Japan's public debt burden is likely to remain high under a new fiscal framework approved last month as the government's structural reforms will not boost economic growth and tax revenue significantly, Fitch Ratings said on Monday.
Japan’s public debt burden is likely to remain high under a new fiscal framework approved last month as the government’s structural reforms will not boost economic growth and tax revenue significantly, Fitch Ratings said on Monday.
Japan’s fiscal plan relies almost entirely on achieving high economic growth to increase tax revenue, but there is little room for the economy to accelerate as it is already near its potential growth rate, Fitch said in a statement.
A lack of binding spending targets in the government’s plan also leaves room for spending to rise further, the ratings agency said.
Rival ratings agency Moody’s Investors Service also expressed concern that structural reforms could take longer to boost growth than the government expects.
A loss of fiscal discipline could harm Japan’s economy by putting upward pressure on bond yields and complicate the Bank of Japan’s purchases of government debt under its quantitative easing programme.
“The strategy focuses on enhancing growth through structural reforms as the guiding principle for fiscal consolidation,” Fitch said in a statement.
“Many of the planned reforms are positive for enhancing productivity and encouraging investment, but Fitch believes that the government’s expectations of their effect on growth are highly optimistic.”
Fitch Ratings downgraded Japan’s credit rating in April by one notch to A, which is five notches below the top AAA rating, after the government failed to tighten fiscal spending to offset a delay in a sales tax increase. The outlook is stable.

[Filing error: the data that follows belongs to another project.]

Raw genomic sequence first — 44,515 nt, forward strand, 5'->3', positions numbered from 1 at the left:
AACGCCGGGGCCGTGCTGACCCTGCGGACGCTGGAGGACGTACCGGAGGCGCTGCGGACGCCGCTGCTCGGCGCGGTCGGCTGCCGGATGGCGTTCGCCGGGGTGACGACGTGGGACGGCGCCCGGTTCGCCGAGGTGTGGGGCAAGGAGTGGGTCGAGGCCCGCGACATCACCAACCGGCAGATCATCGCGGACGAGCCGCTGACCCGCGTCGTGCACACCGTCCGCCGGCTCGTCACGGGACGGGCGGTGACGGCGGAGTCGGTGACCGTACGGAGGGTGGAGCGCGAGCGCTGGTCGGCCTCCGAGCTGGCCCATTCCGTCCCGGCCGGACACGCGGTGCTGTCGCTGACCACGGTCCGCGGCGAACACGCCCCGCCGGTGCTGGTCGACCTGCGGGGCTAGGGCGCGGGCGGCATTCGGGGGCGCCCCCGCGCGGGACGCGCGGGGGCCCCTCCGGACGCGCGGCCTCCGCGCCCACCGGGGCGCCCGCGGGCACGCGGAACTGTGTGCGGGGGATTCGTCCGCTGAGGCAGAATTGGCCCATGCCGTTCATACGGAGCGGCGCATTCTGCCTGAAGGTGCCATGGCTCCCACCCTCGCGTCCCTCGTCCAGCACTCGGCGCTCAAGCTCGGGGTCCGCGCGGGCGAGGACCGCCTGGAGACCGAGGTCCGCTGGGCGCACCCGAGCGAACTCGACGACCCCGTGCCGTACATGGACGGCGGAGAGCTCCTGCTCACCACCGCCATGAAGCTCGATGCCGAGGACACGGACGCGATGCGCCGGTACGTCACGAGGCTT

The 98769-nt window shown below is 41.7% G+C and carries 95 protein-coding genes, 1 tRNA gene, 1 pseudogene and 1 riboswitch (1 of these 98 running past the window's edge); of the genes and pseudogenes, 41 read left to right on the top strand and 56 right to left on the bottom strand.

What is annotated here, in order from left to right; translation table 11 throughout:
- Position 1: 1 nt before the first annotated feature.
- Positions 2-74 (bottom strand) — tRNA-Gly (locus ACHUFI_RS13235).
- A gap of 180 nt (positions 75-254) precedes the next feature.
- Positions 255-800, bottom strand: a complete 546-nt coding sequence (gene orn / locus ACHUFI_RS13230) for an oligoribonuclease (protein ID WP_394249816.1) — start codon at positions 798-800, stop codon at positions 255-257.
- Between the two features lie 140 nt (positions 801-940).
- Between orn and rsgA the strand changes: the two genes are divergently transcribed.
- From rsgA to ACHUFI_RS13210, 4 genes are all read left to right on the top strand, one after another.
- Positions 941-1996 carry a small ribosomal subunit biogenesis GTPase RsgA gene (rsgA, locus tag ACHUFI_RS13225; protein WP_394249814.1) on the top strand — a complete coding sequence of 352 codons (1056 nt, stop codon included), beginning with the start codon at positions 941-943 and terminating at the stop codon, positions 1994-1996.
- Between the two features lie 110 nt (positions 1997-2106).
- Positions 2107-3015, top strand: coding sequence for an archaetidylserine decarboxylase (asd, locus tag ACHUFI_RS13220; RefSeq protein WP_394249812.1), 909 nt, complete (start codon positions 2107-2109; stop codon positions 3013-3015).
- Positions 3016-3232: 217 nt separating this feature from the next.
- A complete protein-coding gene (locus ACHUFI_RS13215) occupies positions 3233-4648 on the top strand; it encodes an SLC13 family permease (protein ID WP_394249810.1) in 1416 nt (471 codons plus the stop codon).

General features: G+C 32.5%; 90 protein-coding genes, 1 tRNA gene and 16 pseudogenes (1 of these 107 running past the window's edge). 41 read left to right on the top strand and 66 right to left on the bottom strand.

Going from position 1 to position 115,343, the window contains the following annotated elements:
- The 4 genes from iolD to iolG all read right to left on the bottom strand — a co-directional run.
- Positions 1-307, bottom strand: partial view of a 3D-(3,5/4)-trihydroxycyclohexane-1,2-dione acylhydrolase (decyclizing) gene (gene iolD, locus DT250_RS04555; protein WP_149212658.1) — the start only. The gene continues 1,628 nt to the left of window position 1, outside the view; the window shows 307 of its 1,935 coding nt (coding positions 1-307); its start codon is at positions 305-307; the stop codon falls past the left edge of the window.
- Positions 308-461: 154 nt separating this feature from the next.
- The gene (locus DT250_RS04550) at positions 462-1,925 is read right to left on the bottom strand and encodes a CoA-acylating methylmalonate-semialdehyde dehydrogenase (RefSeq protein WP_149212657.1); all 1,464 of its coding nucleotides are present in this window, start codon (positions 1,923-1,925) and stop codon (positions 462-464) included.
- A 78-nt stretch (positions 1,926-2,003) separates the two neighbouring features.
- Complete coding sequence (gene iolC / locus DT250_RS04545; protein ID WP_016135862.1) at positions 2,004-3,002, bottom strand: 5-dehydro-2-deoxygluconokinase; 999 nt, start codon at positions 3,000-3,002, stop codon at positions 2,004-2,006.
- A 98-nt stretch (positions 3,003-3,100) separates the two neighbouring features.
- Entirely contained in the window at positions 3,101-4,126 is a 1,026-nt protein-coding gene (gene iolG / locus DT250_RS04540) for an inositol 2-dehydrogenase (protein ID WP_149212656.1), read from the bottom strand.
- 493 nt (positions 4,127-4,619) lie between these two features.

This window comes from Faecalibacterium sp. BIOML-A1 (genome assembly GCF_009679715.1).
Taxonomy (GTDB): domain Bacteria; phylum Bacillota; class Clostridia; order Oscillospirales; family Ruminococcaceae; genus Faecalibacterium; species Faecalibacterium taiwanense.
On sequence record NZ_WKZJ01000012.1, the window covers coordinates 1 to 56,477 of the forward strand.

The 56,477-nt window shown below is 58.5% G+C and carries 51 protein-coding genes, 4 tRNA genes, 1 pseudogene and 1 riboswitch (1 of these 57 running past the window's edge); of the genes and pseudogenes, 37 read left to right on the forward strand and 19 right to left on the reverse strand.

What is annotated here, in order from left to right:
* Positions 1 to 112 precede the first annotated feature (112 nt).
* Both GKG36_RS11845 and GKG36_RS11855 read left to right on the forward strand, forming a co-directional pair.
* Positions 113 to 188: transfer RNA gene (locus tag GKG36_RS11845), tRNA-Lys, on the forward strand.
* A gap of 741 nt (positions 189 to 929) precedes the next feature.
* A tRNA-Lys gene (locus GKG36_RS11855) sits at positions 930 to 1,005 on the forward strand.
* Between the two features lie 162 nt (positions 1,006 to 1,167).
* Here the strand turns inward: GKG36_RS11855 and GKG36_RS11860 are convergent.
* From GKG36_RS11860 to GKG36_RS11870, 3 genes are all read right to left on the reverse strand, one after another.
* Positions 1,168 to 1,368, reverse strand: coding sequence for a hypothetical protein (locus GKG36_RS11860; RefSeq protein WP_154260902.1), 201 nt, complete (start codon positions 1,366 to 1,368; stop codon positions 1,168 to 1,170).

Japan’s new fiscal guidelines approved last month maintained an earlier target of returning to a primary budget surplus in fiscal 2020 and then lowering the debt-GDP ratio, which is the worst in the world at around twice the size of Japan’s $5 trillion economy.
The government also said it would try to limit annual spending growth to 1.6 trillion yen ($13.05 billion) for the next three years but said this could change depending on the economy.
“This benchmark is subject to economic and price trends, indicating leeway to increase spending further should output growth weaken,” Moody’s said in a statement.
Moody’s rating on Japan is A1, which is four rungs below the highest rating. The outlook is stable.
Japan’s government aims to keep GDP growth above 2 percent in real terms and 3 percent in nominal terms with reforms designed to encourage investment in robotics, IT and increase productivity.
Both Fitch and Moody’s said these steps are encouraging but are unlikely to trigger an immediate increase in growth that the government is counting on to meet its fiscal discipline targets.